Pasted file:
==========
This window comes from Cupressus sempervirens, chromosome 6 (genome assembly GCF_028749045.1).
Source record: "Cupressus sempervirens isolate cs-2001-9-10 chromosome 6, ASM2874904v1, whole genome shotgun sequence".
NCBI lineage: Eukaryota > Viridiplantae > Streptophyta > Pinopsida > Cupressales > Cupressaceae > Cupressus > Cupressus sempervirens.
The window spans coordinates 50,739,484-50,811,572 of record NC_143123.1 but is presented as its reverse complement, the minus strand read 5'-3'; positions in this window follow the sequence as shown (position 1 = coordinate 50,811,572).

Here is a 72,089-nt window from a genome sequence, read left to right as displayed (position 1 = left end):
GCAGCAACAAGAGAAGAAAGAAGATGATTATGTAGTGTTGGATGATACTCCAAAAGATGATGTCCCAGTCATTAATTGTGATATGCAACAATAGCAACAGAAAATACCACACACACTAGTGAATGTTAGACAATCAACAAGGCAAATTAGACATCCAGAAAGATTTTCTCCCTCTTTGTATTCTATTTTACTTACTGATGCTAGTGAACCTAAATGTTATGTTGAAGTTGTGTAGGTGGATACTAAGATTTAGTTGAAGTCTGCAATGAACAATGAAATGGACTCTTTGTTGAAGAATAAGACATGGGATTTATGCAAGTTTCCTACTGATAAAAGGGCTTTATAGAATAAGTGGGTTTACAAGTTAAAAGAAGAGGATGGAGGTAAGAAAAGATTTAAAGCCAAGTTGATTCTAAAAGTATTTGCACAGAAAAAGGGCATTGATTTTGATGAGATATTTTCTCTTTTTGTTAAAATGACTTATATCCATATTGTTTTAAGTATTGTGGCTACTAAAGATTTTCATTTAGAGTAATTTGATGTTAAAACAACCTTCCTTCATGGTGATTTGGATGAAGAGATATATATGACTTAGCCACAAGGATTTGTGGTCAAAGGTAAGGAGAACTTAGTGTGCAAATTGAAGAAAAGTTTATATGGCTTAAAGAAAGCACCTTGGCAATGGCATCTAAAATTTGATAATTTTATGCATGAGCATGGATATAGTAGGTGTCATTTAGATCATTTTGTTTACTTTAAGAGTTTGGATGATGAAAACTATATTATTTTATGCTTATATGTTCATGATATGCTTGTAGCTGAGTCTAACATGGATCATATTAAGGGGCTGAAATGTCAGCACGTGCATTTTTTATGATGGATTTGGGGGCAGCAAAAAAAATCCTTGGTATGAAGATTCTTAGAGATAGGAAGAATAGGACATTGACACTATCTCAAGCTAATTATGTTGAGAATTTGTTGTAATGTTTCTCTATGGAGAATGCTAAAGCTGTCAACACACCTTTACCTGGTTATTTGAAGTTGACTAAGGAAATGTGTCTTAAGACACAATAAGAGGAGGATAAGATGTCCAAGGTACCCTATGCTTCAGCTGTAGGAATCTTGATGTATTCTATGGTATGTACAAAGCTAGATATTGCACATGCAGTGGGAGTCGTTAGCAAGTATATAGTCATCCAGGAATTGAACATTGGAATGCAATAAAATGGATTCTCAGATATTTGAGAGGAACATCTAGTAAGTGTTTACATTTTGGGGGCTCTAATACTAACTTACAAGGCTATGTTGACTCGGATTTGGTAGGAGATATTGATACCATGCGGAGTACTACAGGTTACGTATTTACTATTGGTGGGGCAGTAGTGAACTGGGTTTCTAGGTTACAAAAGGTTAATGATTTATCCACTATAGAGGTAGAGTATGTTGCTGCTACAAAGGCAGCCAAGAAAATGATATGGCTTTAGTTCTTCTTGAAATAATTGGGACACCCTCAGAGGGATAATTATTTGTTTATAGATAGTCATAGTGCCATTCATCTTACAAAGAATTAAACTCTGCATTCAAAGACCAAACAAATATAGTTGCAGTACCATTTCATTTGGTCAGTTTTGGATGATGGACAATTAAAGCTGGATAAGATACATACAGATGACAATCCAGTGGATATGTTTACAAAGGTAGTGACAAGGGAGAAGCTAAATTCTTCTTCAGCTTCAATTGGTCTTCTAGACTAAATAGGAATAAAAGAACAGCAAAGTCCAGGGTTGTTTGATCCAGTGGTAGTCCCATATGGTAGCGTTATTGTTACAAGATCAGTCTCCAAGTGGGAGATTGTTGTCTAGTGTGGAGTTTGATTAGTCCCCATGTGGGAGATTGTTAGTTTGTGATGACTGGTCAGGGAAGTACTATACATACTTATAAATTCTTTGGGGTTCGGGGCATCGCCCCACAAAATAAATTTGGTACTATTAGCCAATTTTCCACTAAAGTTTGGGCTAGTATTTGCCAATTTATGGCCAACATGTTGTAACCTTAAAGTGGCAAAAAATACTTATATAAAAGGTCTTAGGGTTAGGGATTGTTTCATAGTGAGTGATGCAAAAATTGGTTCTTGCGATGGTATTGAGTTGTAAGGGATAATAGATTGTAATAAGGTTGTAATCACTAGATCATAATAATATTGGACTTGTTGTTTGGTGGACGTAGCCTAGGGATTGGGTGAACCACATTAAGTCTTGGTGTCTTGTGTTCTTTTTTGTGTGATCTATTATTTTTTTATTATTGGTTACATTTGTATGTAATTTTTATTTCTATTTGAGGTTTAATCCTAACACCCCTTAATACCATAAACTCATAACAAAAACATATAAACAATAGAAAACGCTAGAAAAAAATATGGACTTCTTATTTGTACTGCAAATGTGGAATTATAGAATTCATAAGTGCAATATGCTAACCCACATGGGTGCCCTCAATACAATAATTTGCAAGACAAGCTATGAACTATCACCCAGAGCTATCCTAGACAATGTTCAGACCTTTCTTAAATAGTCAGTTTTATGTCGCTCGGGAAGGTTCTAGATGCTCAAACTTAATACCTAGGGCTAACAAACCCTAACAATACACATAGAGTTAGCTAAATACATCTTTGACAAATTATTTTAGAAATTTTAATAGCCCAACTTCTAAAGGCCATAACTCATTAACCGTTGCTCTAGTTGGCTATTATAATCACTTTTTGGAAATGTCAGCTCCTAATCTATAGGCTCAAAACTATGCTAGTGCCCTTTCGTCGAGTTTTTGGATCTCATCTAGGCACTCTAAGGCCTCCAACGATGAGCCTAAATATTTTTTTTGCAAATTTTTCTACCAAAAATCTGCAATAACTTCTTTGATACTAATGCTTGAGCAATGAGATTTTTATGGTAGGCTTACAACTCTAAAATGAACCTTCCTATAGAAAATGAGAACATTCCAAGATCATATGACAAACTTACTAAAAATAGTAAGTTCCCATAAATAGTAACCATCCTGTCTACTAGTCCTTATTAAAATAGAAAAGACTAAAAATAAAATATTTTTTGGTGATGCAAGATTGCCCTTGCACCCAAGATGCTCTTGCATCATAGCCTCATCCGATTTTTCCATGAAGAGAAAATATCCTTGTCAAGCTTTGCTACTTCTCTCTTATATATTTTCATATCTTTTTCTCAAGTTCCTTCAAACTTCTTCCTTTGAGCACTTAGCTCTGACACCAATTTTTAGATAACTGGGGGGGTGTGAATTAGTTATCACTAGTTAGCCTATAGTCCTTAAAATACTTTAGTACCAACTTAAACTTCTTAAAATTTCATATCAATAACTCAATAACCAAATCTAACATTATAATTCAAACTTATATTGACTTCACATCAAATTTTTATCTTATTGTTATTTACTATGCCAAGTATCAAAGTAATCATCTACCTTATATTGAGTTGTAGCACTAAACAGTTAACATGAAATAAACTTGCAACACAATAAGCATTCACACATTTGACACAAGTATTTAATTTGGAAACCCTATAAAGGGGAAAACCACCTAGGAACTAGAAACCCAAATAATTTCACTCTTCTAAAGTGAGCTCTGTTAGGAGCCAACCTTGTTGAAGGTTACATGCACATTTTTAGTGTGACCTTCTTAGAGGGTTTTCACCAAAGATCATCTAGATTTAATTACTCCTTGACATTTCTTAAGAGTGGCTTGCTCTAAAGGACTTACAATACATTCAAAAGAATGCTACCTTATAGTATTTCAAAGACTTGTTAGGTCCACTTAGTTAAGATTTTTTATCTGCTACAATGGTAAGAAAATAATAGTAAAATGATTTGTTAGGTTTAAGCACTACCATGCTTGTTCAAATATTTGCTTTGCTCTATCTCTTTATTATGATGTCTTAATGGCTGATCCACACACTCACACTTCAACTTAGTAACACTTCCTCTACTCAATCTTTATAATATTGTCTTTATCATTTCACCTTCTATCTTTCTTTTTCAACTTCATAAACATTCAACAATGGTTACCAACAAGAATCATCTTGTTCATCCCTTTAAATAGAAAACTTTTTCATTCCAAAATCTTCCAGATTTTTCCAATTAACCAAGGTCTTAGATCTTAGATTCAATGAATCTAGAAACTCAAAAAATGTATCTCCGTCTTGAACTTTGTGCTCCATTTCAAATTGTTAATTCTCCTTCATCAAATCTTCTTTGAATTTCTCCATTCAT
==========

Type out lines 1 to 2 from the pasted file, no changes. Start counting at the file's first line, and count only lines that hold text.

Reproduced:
This window comes from Cupressus sempervirens, chromosome 6 (genome assembly GCF_028749045.1).
Source record: "Cupressus sempervirens isolate cs-2001-9-10 chromosome 6, ASM2874904v1, whole genome shotgun sequence".